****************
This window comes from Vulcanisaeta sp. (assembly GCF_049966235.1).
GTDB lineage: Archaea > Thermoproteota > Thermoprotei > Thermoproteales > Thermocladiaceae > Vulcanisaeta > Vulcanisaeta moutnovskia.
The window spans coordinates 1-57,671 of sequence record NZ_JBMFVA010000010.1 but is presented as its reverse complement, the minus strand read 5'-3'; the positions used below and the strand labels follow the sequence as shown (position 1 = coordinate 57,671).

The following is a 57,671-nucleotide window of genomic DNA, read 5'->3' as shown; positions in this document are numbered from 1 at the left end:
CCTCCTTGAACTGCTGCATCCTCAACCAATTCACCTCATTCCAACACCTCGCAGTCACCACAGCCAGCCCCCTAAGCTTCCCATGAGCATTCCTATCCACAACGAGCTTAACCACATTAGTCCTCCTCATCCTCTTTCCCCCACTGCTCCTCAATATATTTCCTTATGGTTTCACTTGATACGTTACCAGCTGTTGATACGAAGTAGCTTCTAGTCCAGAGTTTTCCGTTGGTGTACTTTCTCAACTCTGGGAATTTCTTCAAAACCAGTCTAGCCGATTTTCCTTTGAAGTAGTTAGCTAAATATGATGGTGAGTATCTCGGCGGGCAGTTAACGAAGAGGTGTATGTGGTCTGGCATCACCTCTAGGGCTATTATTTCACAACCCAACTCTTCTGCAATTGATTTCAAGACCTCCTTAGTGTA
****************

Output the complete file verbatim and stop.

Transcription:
This window comes from Vulcanisaeta sp. (assembly GCF_049966235.1).
GTDB lineage: Archaea > Thermoproteota > Thermoprotei > Thermoproteales > Thermocladiaceae > Vulcanisaeta > Vulcanisaeta moutnovskia.
The window spans coordinates 1-57,671 of sequence record NZ_JBMFVA010000010.1 but is presented as its reverse complement, the minus strand read 5'-3'; the positions used below and the strand labels follow the sequence as shown (position 1 = coordinate 57,671).

The following is a 57,671-nucleotide window of genomic DNA, read 5'->3' as shown; positions in this document are numbered from 1 at the left end:
CCTCCTTGAACTGCTGCATCCTCAACCAATTCACCTCATTCCAACACCTCGCAGTCACCACAGCCAGCCCCCTAAGCTTCCCATGAGCATTCCTATCCACAACGAGCTTAACCACATTAGTCCTCCTCATCCTCTTTCCCCCACTGCTCCTCAATATATTTCCTTATGGTTTCACTTGATACGTTACCAGCTGTTGATACGAAGTAGCTTCTAGTCCAGAGTTTTCCGTTGGTGTACTTTCTCAACTCTGGGAATTTCTTCAAAACCAGTCTAGCCGATTTTCCTTTGAAGTAGTTAGCTAAATATGATGGTGAGTATCTCGGCGGGCAGTTAACGAAGAGGTGTATGTGGTCTGGCATCACCTCTAGGGCTATTATTTCACAACCCAACTCTTCTGCAATTGATTTCAAGACCTCCTTAGTGTA